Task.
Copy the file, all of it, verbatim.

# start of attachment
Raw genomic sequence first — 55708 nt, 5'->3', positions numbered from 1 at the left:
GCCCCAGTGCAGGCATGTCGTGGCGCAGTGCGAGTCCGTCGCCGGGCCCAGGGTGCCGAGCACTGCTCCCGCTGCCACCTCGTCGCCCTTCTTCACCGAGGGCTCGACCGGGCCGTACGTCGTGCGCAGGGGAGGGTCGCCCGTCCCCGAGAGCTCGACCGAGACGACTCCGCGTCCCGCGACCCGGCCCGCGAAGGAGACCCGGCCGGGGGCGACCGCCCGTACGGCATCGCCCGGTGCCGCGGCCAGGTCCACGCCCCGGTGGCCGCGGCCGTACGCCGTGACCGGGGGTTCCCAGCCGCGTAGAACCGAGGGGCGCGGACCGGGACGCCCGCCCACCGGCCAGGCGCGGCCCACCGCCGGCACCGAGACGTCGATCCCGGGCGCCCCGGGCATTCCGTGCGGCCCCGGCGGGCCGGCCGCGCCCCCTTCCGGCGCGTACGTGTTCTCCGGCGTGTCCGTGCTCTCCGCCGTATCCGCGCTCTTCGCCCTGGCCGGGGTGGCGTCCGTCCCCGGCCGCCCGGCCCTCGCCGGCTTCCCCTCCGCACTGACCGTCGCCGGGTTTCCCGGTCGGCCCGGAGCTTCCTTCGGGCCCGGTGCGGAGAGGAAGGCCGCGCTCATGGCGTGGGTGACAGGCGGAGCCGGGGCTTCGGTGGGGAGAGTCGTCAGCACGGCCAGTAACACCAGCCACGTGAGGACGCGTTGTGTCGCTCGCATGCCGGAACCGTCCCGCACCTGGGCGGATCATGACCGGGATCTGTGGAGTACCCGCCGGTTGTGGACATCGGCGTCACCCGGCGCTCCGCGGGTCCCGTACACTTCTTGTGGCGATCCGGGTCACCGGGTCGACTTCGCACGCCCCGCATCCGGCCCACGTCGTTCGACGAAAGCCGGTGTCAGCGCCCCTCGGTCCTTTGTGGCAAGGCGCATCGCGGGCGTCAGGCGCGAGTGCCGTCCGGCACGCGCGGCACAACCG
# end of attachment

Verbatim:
Raw genomic sequence first — 55708 nt, 5'->3', positions numbered from 1 at the left:
GCCCCAGTGCAGGCATGTCGTGGCGCAGTGCGAGTCCGTCGCCGGGCCCAGGGTGCCGAGCACTGCTCCCGCTGCCACCTCGTCGCCCTTCTTCACCGAGGGCTCGACCGGGCCGTACGTCGTGCGCAGGGGAGGGTCGCCCGTCCCCGAGAGCTCGACCGAGACGACTCCGCGTCCCGCGACCCGGCCCGCGAAGGAGACCCGGCCGGGGGCGACCGCCCGTACGGCATCGCCCGGTGCCGCGGCCAGGTCCACGCCCCGGTGGCCGCGGCCGTACGCCGTGACCGGGGGTTCCCAGCCGCGTAGAACCGAGGGGCGCGGACCGGGACGCCCGCCCACCGGCCAGGCGCGGCCCACCGCCGGCACCGAGACGTCGATCCCGGGCGCCCCGGGCATTCCGTGCGGCCCCGGCGGGCCGGCCGCGCCCCCTTCCGGCGCGTACGTGTTCTCCGGCGTGTCCGTGCTCTCCGCCGTATCCGCGCTCTTCGCCCTGGCCGGGGTGGCGTCCGTCCCCGGCCGCCCGGCCCTCGCCGGCTTCCCCTCCGCACTGACCGTCGCCGGGTTTCCCGGTCGGCCCGGAGCTTCCTTCGGGCCCGGTGCGGAGAGGAAGGCCGCGCTCATGGCGTGGGTGACAGGCGGAGCCGGGGCTTCGGTGGGGAGAGTCGTCAGCACGGCCAGTAACACCAGCCACGTGAGGACGCGTTGTGTCGCTCGCATGCCGGAACCGTCCCGCACCTGGGCGGATCATGACCGGGATCTGTGGAGTACCCGCCGGTTGTGGACATCGGCGTCACCCGGCGCTCCGCGGGTCCCGTACACTTCTTGTGGCGATCCGGGTCACCGGGTCGACTTCGCACGCCCCGCATCCGGCCCACGTCGTTCGACGAAAGCCGGTGTCAGCGCCCCTCGGTCCTTTGTGGCAAGGCGCATCGCGGGCGTCAGGCGCGAGTGCCGTCCGGCACGCGCGGCACAACCG